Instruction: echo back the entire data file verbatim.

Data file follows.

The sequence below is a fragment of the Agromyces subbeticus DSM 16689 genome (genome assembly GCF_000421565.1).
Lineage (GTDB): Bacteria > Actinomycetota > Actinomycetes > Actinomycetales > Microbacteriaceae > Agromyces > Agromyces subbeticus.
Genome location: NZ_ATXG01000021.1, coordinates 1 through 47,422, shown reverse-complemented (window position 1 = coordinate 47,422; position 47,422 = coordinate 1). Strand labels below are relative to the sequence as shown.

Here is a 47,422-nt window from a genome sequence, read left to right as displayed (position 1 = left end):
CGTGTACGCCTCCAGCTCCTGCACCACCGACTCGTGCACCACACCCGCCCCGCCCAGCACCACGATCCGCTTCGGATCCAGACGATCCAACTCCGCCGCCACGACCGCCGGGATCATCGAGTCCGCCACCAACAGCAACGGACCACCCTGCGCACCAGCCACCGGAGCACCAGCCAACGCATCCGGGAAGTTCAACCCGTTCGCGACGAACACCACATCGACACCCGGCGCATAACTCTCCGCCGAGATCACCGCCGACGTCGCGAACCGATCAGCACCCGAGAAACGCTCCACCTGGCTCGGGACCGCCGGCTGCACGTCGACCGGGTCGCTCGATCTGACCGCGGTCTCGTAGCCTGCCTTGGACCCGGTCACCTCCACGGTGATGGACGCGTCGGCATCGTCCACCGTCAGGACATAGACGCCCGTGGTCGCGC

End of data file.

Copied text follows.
The sequence below is a fragment of the Agromyces subbeticus DSM 16689 genome (genome assembly GCF_000421565.1).
Lineage (GTDB): Bacteria > Actinomycetota > Actinomycetes > Actinomycetales > Microbacteriaceae > Agromyces > Agromyces subbeticus.
Genome location: NZ_ATXG01000021.1, coordinates 1 through 47,422, shown reverse-complemented (window position 1 = coordinate 47,422; position 47,422 = coordinate 1). Strand labels below are relative to the sequence as shown.

Here is a 47,422-nt window from a genome sequence, read left to right as displayed (position 1 = left end):
CGTGTACGCCTCCAGCTCCTGCACCACCGACTCGTGCACCACACCCGCCCCGCCCAGCACCACGATCCGCTTCGGATCCAGACGATCCAACTCCGCCGCCACGACCGCCGGGATCATCGAGTCCGCCACCAACAGCAACGGACCACCCTGCGCACCAGCCACCGGAGCACCAGCCAACGCATCCGGGAAGTTCAACCCGTTCGCGACGAACACCACATCGACACCCGGCGCATAACTCTCCGCCGAGATCACCGCCGACGTCGCGAACCGATCAGCACCCGAGAAACGCTCCACCTGGCTCGGGACCGCCGGCTGCACGTCGACCGGGTCGCTCGATCTGACCGCGGTCTCGTAGCCTGCCTTGGACCCGGTCACCTCCACGGTGATGGACGCGTCGGCATCGTCCACCGTCAGGACATAGACGCCCGTGGTCGCGC